The alert triggers when a student spends 5 seconds or less per question on average. The 5-second threshold was set by investigating typical response time (i.e., the number of seconds a student spends responding to a question) to thousands of items across millions of test events from all grades and subject areas. By looking at how many students respond to items in 1 second, 2 seconds, 3 seconds, etc., we identified clear patterns that indicate non-effortful responses typically occur in 5 or fewer seconds. Then, we validated this threshold by examining the percentage of correct responses to responses flagged as non-effortful. If a student is guessing, we expect the student to get the question correct about 25% of the time (for multiple-choice questions with four answer choices) whereas accuracy rates for questions not flagged as guesses are around 50%, which is the goal of the adaptive test. The alert identifies the most egregious cases of non-effortful responses where it is extremely likely the student did not demonstrate their best effort.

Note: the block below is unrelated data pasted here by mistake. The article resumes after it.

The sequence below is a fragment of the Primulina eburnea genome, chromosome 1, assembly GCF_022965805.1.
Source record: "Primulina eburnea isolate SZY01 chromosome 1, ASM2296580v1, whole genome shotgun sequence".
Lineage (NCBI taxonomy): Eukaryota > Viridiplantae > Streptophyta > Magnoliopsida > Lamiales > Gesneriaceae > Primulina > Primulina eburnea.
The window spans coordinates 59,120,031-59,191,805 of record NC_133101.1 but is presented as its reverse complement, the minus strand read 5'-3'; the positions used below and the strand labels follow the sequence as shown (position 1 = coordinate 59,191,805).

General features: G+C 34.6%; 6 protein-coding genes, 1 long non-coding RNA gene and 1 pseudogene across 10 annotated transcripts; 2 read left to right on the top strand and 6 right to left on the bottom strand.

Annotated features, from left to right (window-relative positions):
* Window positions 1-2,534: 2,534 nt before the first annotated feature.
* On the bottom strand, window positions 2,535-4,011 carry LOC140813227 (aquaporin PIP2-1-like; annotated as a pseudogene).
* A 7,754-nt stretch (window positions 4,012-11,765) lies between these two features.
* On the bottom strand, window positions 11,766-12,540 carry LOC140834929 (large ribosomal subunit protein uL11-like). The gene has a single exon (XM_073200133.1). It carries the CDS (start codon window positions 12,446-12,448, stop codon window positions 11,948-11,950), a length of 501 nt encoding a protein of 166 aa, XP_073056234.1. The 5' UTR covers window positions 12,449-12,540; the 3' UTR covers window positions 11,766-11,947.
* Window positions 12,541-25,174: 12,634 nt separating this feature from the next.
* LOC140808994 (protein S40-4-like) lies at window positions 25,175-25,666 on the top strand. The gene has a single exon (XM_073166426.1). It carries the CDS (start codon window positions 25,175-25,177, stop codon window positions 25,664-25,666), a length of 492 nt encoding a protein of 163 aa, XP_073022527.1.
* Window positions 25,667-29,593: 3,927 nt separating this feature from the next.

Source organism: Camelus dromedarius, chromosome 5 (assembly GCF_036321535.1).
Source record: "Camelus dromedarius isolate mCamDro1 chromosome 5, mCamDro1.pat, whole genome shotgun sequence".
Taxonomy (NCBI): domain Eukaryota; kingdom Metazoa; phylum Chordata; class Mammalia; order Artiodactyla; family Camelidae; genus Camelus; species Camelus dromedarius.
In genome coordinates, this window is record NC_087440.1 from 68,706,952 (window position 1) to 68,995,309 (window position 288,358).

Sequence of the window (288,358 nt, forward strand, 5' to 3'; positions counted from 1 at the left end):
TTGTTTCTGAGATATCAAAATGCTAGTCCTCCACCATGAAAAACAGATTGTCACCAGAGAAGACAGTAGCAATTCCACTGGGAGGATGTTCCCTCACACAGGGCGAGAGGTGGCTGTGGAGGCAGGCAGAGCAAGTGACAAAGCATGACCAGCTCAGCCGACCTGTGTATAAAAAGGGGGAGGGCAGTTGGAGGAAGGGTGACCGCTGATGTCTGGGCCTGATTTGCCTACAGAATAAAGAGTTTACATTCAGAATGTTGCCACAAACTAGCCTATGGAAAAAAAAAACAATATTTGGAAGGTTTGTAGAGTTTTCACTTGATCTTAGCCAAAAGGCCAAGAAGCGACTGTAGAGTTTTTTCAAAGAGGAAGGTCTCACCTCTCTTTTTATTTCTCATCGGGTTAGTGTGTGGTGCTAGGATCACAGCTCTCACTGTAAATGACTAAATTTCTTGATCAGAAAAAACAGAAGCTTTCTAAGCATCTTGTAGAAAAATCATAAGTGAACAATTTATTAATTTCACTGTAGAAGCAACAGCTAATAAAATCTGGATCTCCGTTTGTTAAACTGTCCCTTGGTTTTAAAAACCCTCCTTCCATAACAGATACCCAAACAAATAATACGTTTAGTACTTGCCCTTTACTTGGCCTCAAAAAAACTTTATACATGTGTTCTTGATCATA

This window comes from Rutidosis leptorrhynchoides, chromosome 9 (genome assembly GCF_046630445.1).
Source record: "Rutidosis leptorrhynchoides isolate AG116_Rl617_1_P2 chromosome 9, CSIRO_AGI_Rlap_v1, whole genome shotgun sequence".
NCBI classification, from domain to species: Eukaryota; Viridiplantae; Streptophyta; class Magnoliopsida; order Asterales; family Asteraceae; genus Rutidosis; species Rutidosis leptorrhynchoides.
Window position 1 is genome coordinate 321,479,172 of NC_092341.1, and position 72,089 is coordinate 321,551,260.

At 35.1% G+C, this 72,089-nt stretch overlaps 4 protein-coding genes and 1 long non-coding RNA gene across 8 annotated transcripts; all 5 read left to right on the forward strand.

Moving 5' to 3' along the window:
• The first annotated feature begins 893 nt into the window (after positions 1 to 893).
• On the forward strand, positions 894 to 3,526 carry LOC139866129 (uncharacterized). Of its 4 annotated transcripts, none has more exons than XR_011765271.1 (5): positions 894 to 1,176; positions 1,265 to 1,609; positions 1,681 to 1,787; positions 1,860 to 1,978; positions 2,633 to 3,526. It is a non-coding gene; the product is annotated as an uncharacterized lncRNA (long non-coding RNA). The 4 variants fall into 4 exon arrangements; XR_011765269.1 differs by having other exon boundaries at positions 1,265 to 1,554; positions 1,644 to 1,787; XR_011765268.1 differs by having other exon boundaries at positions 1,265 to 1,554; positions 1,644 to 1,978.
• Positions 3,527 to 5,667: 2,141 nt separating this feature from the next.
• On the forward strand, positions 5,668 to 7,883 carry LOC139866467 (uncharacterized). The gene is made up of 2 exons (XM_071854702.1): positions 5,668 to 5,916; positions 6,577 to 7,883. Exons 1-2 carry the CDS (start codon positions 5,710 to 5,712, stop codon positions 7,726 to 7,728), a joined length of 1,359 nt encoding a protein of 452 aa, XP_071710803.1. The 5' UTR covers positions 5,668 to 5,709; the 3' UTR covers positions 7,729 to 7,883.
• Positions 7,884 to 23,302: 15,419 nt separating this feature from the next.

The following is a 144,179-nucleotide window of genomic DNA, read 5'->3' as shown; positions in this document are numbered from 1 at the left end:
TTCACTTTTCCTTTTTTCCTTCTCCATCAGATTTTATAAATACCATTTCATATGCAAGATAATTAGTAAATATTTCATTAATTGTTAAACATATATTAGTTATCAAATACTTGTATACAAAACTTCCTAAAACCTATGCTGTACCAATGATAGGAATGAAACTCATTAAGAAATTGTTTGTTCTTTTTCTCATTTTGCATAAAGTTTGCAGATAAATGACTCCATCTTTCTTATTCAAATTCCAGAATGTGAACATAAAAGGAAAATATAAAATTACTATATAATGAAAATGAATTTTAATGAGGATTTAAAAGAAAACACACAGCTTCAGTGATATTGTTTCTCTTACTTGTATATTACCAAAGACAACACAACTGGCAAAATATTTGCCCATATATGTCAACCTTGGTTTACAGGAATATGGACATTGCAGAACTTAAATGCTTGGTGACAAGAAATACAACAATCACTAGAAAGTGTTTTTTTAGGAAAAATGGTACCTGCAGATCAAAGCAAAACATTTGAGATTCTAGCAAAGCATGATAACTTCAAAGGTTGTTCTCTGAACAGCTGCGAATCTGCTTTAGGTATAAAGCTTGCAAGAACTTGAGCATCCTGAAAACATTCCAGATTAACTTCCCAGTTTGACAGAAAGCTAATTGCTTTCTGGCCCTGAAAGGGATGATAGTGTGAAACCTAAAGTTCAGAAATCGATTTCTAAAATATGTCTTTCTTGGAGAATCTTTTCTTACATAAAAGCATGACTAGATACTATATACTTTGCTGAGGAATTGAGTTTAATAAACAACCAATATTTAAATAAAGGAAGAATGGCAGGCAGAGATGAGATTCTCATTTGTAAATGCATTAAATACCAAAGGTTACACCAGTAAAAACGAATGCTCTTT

The alert shows up in several places within Exact Path with a red warning and will prompt educators to review the diagnostic results to make a decision about how to proceed: reset the diagnostic so the student can test again (if the testing window is still open), adjust the learning path to better reflect where the student is ready to learn, or ignore the alert. Want to see this feature in action? Check out this short video. You can also refer to the Help Center for more how-to assistance.

When the alert is triggered, the educator will see a notification like the below.

Exact Path Notification

Upon clicking on the notification, the following three options will display, making it easy to monitor test validity and take action with just a few clicks.

Action Options Exact Path

Together, these two research-driven diagnostic features reflect our ongoing commitment to ensuring your Exact Path diagnostic scores are valid and students are put on the right track toward meeting their personal growth goals. Still looking for more information on administering assessments successfully this year? Check out our blog, 5 Tips for Administering the Exact Path Diagnostic.

audra.kosh's picture

Dr. Audra Kosh began her career in education as an eighth-grade math teacher. After transitioning out of the classroom to pursue her passion for research, Audra completed a Ph.D. in Learning Sciences with a focus on educational measurement and mathematics education at the University of North Carolina at Chapel Hill. Now working as a Research Scientist at Edmentum, Audra does psychometric analyses and assessment research for Edmentum’s suite of assessments.